I was in a pub recently with a few friends, when the conversation turned to films, as it usually does at some stage of the night. We started naming actors, and seeing how many films we could remember that they featured in. The actor we found to be most memorable was Clint Eastwood. This somewhat unscientific process indicates that while Clint may not have made more films than anyone else, he has certainly featured in a significantly higher number of ‘memorable’ films than most.
With his latest venture, Million Dollar Baby, he has done it again. Million Dollar Baby is based on the short story of the same name, in a book of boxing-based stories, Rope Burns – stories from the corner by F.X. O’Toole. It tells of the relationship between young Maggie Fitzgerald (Hilary Swank), driven to become world champion, and seasoned cynical trainer Frankie Dunn (Eastwood) who reluctantly agrees to take Fitzgerald under his wing. This is not a film about boxing – don’t go in expecting another When We Were Kings. Rather, it is a story about two people, set against the backdrop of the boxing world.
The film also stars Morgan Freeman as Scrap, a retired boxer who now serves as Dunn’s sidekick. Freeman fulfils a similar role to that which he had in The Shawshank Redemption, as a character who appears to have lived a difficult life but survived to tell the tale. It is no surprise that Freeman will play Nelson Mandela in the film of Mandela’s book, Long Walk To Freedom. He brings a casual gravitas and authority to the role (“I gravitate to gravitas”, he once said) and describes his character as “all-accepting” and “non-judgemental”. A typically accomplished performance earned Freeman a Best Supporting Actor nomination for this year’s Oscars.
Hilary Swank has also been nominated as Best Actress in a Leading Role. Described by Freeman as a “tough lady”, and “a dancer who can anticipate your every move”, Swank was nothing if not committed. Asked to put on 10 pounds of muscle in 90 days, she put on 19. As part of a high-protein bulk-up diet, she drank flax oil, consumed up to 12 egg-whites in a single sitting, and woke up in the middle of the night to take protein shakes. She boxed for 2 ½ hours a day, and worked weights for 2 hours a day, 6 days a week. Like her character, she was born in a trailer park in Nebraska, and she obviously shares her determination. Like her character, she has found something that brings satisfaction: “Maggie has a line in the movie where she says boxing is the only thing I ever felt good doing, and that’s how I feel about acting”. For the role of Maggie Fitzgerald, Swank also had to develop a boxing psyche. She explains that initially when sparring, she would apologise if she struck her opponent. Following some severe words from her trainer, this was but to one side, and she developed a merciless streak that is essential in competitive boxing. Swank’s performance is excellent, simultaneously tough and fragile. She may not win the Oscar this year, but it will be a shock if she eventually retires with just a single gold statuette to show for her efforts.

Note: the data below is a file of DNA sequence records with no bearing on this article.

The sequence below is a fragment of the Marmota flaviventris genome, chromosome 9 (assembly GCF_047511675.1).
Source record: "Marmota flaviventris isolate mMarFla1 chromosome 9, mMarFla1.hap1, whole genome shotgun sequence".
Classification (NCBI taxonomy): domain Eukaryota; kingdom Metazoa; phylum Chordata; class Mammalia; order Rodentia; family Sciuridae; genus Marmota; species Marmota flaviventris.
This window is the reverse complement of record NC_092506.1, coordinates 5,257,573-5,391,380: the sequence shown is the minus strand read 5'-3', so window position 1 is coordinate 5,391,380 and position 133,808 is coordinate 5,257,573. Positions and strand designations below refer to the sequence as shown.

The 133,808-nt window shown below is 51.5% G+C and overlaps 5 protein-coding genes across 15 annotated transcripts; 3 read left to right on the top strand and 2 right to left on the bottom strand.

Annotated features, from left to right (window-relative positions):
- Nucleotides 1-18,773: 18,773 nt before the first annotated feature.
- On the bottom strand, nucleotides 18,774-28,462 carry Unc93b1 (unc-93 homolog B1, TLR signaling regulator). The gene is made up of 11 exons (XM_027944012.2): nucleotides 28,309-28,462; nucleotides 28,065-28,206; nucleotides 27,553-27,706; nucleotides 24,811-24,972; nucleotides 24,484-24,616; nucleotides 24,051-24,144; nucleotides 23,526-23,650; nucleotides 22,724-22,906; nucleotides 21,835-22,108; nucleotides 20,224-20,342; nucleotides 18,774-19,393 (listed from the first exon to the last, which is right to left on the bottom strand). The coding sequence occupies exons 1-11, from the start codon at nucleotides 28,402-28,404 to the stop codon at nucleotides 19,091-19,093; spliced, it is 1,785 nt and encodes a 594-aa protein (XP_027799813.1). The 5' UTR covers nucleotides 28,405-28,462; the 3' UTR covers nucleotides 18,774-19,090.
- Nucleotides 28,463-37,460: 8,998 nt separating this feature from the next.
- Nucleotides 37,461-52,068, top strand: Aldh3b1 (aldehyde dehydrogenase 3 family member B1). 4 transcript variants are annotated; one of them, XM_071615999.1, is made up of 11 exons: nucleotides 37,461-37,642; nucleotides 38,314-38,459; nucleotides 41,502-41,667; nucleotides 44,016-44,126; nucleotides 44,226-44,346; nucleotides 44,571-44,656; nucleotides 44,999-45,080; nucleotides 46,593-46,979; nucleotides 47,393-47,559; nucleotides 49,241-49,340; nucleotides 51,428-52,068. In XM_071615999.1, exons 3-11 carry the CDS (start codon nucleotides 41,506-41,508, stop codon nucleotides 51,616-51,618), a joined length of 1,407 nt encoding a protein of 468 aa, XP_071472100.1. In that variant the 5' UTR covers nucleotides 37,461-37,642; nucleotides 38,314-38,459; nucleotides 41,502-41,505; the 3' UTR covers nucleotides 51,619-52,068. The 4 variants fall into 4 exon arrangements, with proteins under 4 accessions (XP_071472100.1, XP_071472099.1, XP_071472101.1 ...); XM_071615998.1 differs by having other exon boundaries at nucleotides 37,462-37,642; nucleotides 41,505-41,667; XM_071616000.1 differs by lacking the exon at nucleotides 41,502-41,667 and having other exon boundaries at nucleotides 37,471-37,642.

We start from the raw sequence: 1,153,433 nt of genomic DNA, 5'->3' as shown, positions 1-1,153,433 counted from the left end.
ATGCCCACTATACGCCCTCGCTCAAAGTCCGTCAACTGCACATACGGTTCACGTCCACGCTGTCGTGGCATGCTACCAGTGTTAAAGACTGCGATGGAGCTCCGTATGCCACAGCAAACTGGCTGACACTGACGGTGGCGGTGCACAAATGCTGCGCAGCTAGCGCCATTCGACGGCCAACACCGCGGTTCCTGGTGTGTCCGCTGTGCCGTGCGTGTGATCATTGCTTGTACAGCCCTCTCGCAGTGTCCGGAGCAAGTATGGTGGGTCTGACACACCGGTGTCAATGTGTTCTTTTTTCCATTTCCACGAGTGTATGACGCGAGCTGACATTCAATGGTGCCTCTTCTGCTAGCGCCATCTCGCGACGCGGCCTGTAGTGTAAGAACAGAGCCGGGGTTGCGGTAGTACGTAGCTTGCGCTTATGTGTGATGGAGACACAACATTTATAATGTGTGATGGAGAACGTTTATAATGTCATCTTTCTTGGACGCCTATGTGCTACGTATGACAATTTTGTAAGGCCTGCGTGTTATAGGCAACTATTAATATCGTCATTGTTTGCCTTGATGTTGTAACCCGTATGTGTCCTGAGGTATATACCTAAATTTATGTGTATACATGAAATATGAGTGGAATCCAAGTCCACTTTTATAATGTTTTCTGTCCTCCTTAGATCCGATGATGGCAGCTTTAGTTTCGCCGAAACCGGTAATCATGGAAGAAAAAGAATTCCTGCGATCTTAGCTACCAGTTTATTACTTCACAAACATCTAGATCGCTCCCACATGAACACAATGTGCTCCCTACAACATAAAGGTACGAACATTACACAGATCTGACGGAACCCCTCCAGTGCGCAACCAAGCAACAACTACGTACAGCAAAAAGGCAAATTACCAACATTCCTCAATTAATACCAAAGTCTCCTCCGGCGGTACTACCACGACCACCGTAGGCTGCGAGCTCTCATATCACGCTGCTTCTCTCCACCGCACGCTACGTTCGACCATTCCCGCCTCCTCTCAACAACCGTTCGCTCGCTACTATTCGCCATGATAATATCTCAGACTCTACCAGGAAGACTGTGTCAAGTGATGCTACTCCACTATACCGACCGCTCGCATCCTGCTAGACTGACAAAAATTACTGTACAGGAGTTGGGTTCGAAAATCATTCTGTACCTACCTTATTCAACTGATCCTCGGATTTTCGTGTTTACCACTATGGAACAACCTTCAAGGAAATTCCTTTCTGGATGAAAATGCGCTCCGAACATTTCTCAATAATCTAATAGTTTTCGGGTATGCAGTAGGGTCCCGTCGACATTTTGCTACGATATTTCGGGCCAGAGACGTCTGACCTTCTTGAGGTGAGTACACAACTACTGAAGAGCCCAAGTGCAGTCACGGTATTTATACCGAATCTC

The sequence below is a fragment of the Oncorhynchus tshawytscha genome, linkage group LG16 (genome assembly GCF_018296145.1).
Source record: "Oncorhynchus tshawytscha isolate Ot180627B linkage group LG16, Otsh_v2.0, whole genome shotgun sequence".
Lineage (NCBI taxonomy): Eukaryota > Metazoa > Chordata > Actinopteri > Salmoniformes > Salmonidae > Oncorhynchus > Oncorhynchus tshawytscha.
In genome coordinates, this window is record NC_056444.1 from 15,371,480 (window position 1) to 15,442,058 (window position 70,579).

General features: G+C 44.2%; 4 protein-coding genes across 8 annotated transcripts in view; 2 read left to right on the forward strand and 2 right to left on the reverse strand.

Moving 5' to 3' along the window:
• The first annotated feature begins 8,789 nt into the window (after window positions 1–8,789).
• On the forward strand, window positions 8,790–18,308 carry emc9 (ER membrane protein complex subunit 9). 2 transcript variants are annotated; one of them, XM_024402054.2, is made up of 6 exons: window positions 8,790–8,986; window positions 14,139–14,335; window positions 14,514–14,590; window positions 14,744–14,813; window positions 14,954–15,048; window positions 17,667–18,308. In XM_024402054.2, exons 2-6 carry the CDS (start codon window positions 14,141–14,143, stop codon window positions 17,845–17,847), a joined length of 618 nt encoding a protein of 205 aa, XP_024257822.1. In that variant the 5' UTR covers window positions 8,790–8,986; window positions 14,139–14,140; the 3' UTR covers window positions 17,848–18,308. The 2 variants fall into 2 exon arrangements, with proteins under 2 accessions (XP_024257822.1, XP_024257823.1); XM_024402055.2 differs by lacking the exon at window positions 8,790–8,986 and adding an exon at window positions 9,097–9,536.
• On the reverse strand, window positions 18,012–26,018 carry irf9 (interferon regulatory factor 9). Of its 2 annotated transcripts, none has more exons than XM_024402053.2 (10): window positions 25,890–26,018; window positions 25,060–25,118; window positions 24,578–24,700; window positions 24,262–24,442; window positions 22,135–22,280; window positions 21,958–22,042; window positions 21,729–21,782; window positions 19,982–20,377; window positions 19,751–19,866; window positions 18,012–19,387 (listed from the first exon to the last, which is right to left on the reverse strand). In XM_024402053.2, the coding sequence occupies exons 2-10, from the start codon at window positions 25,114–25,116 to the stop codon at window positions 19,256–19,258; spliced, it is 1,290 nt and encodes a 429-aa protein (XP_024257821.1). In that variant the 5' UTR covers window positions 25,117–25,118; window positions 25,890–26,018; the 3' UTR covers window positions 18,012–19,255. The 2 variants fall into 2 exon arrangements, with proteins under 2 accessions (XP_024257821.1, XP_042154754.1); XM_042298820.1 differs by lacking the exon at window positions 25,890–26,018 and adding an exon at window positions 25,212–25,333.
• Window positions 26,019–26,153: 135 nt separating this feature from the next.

Along with a nomination for Best Director, Clint Eastwood has also garnered a Best Actor nomination. This is a typically understated performance from Eastwood, a man who has a minimalist style similar to that of Steve McQueen. McQueen was known to eschew detailed monologues or speeches, believing that more could be conveyed by a facial expression, a shrug, or simply by a silence. It seems Clint Eastwood is another noted supporter for the theory that 70% of all communication is non-verbal.
As with two of his most famous directorial efforts, Mystic River and Unforgiven, Eastwood also composed the music for Million Dollar Baby. The music here is consistent with his acting style, and consistent with his other compositions. No thundering fanfares, no triumphant orchestral pieces, just a simple piano sequence that underlines rather than dominates the key events in the film.
Overall then, Million Dollar Baby is an excellent film, well worth €8 of anyone’s money. It is superbly acted and is directed with a minimum of fuss and intrusion, but not lacking in attention to detail. You get the impression that the actors are totally immersed in their roles and actually became their characters for the filming process. It will be a travesty if Swank in particular is not rewarded for her achievement.
Clint Eastwood seems to generate nothing but the most positive of comments. Morgan Freeman described working with him as “a joy”, “it’s like coming home”. Hilary Swank describes him as an “icon”, “a legend”, and “a part of film history”. Let’s hope that particular chapter of history has not been completed just yet.